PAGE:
The emergence of shiny new buildings from the remnants of history is emblematic of a community-wide urban redevelopment process that appeals equally to all sectors—developers; business owners and entrepreneurs; community and regional residents; state and local governments; institutions like colleges, universities, and hospitals; and non-profit economic development and planning agencies.
“We have to be a 24-hour active place,” Haan said in a subsequent interview. “We need relevant offerings for the entire community, whether that’s based on age or demographics or income or neighborhood of residence. Downtown is everyone’s neighborhood. It has to appeal very broadly. Downtown has to be accessible, easily navigable, and safe. It’s got to be walkable, with amenities within a short distance. We’re darn close to that. We’re at a point now where we’re seeing a massive influx of residential construction under way. The demand has been there for years, but in the last couple of years, we’re starting to see some serious commitment to this market from developers and lenders who are financing these projects.”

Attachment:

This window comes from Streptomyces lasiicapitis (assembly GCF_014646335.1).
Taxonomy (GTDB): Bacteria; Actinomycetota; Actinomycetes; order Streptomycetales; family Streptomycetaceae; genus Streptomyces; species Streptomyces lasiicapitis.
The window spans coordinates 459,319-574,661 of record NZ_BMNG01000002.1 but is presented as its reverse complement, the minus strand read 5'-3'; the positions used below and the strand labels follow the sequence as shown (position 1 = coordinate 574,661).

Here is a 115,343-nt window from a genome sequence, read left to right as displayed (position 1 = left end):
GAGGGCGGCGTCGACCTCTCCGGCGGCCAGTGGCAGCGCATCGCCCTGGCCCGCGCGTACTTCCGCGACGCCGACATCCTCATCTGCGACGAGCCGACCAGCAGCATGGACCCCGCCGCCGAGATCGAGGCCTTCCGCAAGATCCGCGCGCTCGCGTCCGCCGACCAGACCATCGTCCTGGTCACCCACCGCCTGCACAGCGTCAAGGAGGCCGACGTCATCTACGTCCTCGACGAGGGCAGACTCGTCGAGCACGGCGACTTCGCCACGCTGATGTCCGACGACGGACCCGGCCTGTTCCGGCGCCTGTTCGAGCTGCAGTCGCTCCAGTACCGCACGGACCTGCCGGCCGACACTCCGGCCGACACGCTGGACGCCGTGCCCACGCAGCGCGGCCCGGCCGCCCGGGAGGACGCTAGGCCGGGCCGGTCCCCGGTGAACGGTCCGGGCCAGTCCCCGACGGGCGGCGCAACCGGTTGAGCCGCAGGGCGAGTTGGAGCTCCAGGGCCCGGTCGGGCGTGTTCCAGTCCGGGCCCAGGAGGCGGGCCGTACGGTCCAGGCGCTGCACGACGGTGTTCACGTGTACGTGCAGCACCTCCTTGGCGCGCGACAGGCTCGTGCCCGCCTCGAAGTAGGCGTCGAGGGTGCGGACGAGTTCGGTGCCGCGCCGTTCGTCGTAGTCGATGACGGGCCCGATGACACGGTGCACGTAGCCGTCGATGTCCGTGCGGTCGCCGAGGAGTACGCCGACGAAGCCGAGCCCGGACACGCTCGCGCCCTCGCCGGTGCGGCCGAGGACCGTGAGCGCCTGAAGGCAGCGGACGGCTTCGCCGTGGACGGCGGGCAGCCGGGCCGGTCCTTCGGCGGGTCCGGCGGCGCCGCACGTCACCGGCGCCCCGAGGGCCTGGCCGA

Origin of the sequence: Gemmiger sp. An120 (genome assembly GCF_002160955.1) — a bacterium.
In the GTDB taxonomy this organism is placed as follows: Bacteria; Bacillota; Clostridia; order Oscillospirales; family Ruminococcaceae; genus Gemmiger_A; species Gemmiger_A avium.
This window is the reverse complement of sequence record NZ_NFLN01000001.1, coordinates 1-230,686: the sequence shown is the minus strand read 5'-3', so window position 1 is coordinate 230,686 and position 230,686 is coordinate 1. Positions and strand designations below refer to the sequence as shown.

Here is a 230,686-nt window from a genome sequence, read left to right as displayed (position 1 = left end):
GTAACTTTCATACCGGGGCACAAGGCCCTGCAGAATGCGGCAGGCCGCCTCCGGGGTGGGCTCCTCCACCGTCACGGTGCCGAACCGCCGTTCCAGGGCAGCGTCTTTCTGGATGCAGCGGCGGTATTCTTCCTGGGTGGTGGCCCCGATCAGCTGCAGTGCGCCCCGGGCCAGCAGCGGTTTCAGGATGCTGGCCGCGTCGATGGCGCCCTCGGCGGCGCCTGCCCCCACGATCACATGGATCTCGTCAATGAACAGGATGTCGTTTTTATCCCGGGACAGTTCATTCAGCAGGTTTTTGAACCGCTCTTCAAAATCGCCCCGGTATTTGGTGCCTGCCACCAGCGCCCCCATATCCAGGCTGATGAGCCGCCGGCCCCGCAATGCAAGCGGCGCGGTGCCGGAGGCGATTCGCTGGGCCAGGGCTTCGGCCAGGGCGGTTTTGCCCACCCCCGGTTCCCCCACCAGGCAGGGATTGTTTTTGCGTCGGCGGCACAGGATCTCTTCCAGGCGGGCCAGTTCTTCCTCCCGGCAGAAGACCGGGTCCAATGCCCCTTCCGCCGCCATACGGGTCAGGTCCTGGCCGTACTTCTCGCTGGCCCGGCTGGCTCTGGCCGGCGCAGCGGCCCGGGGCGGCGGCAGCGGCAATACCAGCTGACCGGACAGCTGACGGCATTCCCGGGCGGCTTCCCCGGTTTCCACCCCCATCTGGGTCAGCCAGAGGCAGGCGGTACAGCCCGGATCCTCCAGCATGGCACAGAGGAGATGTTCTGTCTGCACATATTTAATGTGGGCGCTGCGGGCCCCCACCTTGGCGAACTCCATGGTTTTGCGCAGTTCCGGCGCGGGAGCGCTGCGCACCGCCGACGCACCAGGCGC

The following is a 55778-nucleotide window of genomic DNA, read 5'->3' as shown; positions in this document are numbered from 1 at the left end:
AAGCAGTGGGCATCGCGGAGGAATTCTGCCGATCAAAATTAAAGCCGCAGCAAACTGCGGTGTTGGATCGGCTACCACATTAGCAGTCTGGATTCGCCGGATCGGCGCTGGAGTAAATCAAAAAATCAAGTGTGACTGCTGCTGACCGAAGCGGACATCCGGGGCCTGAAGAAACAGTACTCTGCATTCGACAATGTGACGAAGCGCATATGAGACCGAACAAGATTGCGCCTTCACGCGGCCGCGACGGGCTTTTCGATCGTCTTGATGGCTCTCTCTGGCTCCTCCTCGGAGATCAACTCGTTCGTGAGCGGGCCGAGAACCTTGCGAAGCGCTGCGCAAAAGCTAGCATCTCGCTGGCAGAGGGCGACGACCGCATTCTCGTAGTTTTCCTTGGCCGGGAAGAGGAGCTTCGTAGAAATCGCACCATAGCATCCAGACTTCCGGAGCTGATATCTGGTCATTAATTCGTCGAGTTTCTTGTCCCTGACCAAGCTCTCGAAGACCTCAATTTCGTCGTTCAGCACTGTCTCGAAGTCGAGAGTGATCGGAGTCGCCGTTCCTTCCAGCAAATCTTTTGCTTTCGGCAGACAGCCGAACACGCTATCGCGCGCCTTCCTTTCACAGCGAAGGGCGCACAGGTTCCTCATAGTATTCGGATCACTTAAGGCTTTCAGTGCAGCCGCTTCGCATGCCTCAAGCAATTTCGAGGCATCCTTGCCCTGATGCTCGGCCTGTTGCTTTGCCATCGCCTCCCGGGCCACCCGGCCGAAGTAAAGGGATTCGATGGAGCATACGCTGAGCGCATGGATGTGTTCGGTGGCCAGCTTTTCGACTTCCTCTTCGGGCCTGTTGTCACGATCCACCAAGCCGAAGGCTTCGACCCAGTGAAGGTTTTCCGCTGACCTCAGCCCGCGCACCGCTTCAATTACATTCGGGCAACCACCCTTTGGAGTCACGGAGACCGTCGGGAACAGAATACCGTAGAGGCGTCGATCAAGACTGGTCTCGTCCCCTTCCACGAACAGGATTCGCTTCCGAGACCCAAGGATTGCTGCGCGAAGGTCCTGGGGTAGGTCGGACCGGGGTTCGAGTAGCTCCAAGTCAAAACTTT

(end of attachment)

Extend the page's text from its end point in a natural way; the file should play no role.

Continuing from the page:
An increasing emphasis on strengthening the core city isn’t unique to Kalamazoo. Greg Holcombe, an Ann Arbor-based urban planner and consultant with Urban Innovations LLC, has worked in private planning in Michigan for more than 30 years. He says that urban planning works best when a small group of leaders are all pulling in the same direction.
“A common thread to successful urban planning and development is vision—a shared vision,” Holcombe said. “It’s hard to do anything significant if you don’t have a shared vision. That typically requires a planning process, at least by a small group of people who have thought about community issues and opportunities.”
Who’s in charge of change?